Recently I’ve noticed a discouraging sentiment among several local powerlifting coaches, that in order to produce successful athletes you have to be an old school disciplinarian. You have to be hard on your athletes, don’t praise them because excellence is expected, takes no nonsense from anyone and come down hard if the athlete doesn’t do as they’re told.
The idea is that being a hardass is what it takes to make a successful lifter, while compassion is akin to celebrating mediocrity and will breed laziness and complacency in the athlete.
Although this mindset stems from the best intentions I think it’s the wrong approach for several reasons.
When making an argument like this it’s always difficult not to strawman the other side. I’ll do my best to describe the position as objectively as I can, I’ll explain the weaknesses I see and why ultimately, I feel it’s a flawed approach.
So, what are the tenets of this “disciplinarian” style of coaching? These coaches treat their athletes harshly and sternly with the belief that it will help them in the long run.
I think we can break it down into two key parts:
1) the coach wants their athlete to be successful
2) their methodology deliberately doesn’t show much warmth or kindness as this is believed to be the best way to achieve part 1
In practice the “disciplinarian” coach expects excellence from their athletes. This is obviously good. As coaches our goal should be to help our athletes develop into the best powerlifters they can be; not everyone’s destined to be a world record holder, but we should aspire to help them reach the highest levels they’re capable of.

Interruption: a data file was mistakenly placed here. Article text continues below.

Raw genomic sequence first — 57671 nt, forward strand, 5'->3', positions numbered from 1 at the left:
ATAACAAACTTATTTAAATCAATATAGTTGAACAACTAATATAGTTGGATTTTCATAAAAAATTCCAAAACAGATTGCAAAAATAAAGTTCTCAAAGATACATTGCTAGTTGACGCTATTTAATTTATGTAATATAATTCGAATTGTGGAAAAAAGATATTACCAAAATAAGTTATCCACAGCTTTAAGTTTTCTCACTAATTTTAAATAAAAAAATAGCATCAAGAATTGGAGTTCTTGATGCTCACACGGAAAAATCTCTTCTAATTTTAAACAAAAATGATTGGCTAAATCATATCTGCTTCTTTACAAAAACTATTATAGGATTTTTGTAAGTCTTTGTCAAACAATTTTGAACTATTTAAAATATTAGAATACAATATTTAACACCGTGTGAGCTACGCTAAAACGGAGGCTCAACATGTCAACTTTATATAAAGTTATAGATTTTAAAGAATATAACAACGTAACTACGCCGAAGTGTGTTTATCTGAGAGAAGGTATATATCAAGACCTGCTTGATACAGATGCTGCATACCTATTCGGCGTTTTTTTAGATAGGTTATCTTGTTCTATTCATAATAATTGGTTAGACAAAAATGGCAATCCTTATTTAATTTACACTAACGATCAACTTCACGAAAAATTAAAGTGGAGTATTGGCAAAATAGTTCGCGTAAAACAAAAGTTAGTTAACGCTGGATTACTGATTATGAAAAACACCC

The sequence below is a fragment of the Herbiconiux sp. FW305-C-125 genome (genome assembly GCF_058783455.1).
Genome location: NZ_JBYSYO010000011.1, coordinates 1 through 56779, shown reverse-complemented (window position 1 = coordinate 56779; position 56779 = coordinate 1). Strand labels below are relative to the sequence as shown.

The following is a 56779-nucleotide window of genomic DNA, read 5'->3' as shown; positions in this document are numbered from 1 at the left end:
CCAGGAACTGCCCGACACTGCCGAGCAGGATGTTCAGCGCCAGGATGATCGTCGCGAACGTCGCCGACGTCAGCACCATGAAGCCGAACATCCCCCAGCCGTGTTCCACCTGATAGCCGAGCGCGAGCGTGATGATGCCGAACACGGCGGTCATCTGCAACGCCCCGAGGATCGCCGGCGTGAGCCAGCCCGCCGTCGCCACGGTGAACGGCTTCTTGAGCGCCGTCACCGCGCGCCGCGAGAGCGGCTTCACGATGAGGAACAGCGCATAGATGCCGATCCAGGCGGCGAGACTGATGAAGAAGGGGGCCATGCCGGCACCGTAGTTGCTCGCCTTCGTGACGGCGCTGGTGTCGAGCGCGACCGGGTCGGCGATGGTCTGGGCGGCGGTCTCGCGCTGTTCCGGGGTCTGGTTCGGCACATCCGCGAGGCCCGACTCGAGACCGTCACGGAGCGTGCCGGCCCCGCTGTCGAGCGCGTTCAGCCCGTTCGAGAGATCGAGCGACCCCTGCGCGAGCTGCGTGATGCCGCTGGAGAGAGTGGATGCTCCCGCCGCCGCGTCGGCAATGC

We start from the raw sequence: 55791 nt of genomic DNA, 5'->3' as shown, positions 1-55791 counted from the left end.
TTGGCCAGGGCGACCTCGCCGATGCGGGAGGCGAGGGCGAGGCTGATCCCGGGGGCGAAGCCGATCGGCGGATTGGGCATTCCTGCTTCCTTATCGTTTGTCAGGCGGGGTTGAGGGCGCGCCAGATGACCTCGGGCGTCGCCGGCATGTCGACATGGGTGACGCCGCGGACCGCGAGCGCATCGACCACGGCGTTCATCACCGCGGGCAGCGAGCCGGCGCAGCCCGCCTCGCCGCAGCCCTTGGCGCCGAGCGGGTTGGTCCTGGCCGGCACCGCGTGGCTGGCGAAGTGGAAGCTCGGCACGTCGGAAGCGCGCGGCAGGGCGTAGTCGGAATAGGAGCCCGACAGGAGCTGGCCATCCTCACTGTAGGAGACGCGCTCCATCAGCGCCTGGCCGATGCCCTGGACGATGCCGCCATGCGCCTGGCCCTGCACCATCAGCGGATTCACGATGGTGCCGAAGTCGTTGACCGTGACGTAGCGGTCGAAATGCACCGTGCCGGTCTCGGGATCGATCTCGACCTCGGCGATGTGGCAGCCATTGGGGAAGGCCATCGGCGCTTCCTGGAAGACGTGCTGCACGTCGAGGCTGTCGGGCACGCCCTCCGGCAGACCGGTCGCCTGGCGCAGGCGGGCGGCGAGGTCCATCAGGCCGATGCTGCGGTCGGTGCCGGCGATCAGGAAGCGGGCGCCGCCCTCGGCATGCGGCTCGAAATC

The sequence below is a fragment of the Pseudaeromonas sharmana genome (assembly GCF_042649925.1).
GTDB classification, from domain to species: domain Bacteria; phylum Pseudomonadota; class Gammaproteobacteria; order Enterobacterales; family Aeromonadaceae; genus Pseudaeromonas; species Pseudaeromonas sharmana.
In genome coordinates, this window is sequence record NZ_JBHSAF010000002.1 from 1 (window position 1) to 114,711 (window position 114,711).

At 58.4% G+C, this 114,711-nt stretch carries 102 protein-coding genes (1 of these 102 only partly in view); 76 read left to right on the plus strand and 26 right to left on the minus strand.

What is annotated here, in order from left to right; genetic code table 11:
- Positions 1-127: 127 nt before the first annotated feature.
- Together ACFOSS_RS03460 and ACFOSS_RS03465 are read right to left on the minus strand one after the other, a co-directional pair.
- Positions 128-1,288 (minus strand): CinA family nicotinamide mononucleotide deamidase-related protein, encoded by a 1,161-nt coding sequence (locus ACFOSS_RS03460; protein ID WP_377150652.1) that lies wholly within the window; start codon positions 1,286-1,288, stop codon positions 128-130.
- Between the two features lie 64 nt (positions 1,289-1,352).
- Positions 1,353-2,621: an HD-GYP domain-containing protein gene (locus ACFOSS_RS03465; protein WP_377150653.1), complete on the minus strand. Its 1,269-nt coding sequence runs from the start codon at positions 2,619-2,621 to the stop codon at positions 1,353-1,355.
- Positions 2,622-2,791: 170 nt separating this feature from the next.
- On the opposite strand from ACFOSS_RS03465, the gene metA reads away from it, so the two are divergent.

While I think the principle of high expectations is positive my issue comes from the coach’s attitude towards their athletes and how these expectations are put into practice. Here we find an authoritarian leadership style that can be draconian. Where empathy towards the athletes is presumed to promote weakness and harshness bordering on abuse is presumed to produce success.
Under this coaching style success isn’t acknowledged and praise is rare. Instead the focus will be on what the athlete isn’t doing well. While this isn’t terrible in theory, working on improving your weaknesses isn’t a bad thing, in practice I often see this coming across as constant criticism, that “nothing is ever good enough”.
It puts you as a coach in a tricky situation. If you can’t give praise you have to find something negative to give feedback about. You’re constantly nitpicking and that can leave your client feeling annoyed, overwhelmed or even defeated.
If you’re constantly nitpicking your athletes you’ll wear away at their morale and could eventually put them in a headspace where they’ll be thinking “I can’t do anything right, why even bother?” It’s demoralizing to work hard at something, put in a great effort (say hit a PR set for example) only to have your coach ignore the positives and focus on some trivial detail.
The feedback itself is also typically provided in a harsh manner. In psychology you would refer to this as punishment, specifically positive punishment, where you add an unpleasant stimulus to decrease a behaviour. An example would be scolding an athlete to get them to stop relaxing at the bottom of a squat. In this case a stimulus (the reprimand) is added to decrease the behaviour (losing tension at the bottom).
However, punishment isn’t the only way to produce a change in behaviour. The other common technique is reinforcement, in which a pleasant stimulus is added (or a negative stimulus removed) in order to increase a behaviour. The major difference is reinforcement, even when it is negative, always works to increase a behaviour while punishment always works to decrease a behaviour.
Most people are familiar with the idea of positive reinforcement, for example congratulating an athlete for executing a lift with good technique to get them to repeat that technique on subsequent sets. The fear here is constant approval will create stagnation in the lifter because praise will eventually cease to have value. But that simply isn’t supported by the evidence. Positive reinforcement is generally the most effective way to promote a behaviour change. It’s easier to encourage a behaviour than to discourage one and rewards have been shown to be more effective than punishments at motivating action. This makes reinforcement a more powerful tool than punishment in the majority of circumstances.